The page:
Time to Reliability

Adam Bahret
Adam Bahret
Screen Shot 2021 11 23 at 3.20.21 PM

One metric we always keep front and center in our product program dashboard is “Time to Market.” It is without a doubt the most dishonest metric we keep in program development. In using this metric, we are not just lying to our peers, customers, and stakeholders, but also to ourselves, collectively, like a dirty little secret that we only speak honestly about in the dark corners of our conference rooms.
Why am I calling Time to Market a lie? Well, it’s because the phrase time to market implies we have finished development and are in production of a mature product that requires neither further development nor all the required resources that go with it.
In actuality, what we know is true (and choose to leave out of the quarterly report) is that we have a laundry list of items we plan to address once the product is released. Additionally, we often have an entire list prepared of potential unknown issues that will consume a great quantity of resources, many of which the customer will be informing us of shortly after launch.
In the end, however, we say that time to market went as planned. We celebrate it and move on, only to act surprised when we all get pulled back into a growing hurricane of issues. Tiger teams are formed, new projects put on hold, money re-allocated for further investigation and re-engineering, and the growing cost of warranty expense. Then there is the impact that is most difficult to quantify, but that is often the biggest cost; brand damage and loss of future sales.
But hey, it’s ok, we got the product out on time. Well, in reality, we got a prototype out on the date that we had planned to release a mature product. Maybe we should put that cake back in the fridge.
So, when is the real Time to Market? It’s when you deliver what you planned to deliver when the program started; a product with X functions, at X cost point, with X reliability.
Since we seem to refer to Time to Market as when we first release the product, I would like to introduce a new term that we can use when the final product is in production. I call it “Time to Reliability.”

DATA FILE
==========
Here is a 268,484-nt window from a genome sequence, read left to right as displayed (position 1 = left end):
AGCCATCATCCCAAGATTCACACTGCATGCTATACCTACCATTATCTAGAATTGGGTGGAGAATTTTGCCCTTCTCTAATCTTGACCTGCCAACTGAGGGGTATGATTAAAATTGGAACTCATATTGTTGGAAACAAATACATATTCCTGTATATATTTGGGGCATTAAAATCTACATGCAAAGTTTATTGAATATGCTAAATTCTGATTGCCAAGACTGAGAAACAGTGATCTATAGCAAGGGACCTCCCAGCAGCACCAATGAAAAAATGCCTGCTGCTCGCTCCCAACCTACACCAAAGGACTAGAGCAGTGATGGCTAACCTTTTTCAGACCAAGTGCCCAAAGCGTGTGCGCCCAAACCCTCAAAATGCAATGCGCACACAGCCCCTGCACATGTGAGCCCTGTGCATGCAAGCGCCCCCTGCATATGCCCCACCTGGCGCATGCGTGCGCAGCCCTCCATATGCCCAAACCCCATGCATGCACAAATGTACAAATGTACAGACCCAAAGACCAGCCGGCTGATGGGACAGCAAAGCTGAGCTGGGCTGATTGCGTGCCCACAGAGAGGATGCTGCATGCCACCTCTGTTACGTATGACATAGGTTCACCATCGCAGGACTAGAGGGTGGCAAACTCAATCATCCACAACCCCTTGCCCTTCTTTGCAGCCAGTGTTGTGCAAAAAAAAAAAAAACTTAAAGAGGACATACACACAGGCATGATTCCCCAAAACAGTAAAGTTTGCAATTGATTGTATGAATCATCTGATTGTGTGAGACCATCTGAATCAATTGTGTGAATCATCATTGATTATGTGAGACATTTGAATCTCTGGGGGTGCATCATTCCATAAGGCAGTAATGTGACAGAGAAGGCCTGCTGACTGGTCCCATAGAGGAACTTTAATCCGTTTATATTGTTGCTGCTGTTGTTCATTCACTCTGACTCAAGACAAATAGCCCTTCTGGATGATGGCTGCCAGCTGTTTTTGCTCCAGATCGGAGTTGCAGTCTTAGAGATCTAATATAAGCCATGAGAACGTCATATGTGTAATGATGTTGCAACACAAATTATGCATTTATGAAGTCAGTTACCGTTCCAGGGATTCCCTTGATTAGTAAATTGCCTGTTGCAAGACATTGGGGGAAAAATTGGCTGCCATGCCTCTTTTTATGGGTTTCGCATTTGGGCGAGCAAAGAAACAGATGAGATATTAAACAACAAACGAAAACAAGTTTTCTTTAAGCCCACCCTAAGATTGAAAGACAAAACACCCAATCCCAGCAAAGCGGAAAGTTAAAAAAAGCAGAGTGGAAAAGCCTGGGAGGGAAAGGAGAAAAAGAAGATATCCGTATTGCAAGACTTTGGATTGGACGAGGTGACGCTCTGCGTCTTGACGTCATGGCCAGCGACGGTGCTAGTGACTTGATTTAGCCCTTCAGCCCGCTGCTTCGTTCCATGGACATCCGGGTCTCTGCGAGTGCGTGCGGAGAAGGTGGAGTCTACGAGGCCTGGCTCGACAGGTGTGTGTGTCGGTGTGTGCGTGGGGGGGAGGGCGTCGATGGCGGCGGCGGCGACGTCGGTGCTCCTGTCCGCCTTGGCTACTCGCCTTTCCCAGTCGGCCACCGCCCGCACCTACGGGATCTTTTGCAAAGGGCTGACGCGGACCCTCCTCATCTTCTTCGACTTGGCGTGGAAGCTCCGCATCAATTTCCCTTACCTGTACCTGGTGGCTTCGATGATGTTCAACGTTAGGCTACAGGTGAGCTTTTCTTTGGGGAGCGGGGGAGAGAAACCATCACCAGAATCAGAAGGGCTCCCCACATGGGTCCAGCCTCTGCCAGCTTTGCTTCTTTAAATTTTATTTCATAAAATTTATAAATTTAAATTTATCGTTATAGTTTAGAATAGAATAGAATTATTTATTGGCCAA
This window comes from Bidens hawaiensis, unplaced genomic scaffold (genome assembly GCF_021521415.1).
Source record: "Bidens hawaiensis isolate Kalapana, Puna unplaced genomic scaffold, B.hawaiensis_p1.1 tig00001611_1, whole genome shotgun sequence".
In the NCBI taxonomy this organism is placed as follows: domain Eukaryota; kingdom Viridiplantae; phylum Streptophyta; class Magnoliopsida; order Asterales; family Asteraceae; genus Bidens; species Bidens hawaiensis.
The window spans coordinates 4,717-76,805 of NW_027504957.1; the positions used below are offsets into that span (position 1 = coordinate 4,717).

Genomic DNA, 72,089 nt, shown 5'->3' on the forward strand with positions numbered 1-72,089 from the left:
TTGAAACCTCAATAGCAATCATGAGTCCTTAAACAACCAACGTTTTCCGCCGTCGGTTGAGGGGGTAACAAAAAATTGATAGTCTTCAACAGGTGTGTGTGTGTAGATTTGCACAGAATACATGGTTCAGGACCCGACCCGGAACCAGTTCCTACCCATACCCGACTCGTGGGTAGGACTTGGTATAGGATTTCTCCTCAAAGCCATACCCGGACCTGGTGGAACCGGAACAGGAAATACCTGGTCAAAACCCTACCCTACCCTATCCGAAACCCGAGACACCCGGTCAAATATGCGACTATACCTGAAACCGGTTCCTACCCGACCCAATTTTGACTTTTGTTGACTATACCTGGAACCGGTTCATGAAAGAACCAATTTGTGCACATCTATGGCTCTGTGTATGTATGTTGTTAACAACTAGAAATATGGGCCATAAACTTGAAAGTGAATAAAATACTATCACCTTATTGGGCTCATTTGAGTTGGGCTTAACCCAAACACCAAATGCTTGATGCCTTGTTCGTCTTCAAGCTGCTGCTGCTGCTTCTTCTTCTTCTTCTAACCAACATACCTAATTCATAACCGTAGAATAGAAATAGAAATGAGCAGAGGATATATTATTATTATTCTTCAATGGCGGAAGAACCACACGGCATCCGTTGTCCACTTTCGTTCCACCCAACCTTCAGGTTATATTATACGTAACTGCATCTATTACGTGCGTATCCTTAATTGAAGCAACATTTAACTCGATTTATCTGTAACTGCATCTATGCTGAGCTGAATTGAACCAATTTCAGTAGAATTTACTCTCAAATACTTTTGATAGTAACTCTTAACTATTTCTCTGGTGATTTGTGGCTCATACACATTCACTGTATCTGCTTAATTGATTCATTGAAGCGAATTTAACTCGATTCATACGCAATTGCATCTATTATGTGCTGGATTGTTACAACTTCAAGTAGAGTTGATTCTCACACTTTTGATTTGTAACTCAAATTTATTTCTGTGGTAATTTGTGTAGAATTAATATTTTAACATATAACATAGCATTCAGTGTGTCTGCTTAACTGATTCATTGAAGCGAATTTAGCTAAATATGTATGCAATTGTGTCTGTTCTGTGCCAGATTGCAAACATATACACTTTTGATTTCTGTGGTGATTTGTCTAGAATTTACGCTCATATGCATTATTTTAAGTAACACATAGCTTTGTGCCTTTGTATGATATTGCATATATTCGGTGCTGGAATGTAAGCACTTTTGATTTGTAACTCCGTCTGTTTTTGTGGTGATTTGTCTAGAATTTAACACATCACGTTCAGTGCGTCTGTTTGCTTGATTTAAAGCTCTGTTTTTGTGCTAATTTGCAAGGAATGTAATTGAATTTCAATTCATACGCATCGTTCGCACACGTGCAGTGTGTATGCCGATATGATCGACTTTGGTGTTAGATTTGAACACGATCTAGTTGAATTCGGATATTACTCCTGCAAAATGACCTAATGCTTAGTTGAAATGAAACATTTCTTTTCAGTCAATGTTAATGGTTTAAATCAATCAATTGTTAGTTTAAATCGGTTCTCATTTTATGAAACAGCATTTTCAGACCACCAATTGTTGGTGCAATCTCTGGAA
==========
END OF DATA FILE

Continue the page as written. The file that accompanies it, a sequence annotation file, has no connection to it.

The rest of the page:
How do I define Time to Reliability?
Time to Reliability is when a product that is capable of satisfying it’s reliability goals with the intended functions is in production. If a new product was released to the field with issues, then Time to Reliability will be the moment when the Tiger Team is disbanded (sent back to the Zoo or wherever they came from) and budgets are no longer being hit and reallocated for recovery. New product development is turned back on in the manner intended because the development team is now free. This is the “Time to Reliability.
If a company has a mature product development process, then Time to Reliability and Time to Market are the same. When Time to Reliability (TtR) and Time to Market (TtM) are the same, the customer gets a mature product even if they receive the first one off the line. If TtR and TtM are the same, then the development team can move on to creating the next new great product when planned. Finally, and most notably, when TtR and TtM are the same, customers stay loyal, leaders can work on strategy, and the company thrives because things go according to plan.

I recommend you start measuring your products’ Time to Reliability. As a starting point, consider the following question: What are the costs associated with having a gap between Time to Market and Time to Reliability? Now, consider how you can take that new metric and pull it into program milestone reviews and see if it affects program decisions.

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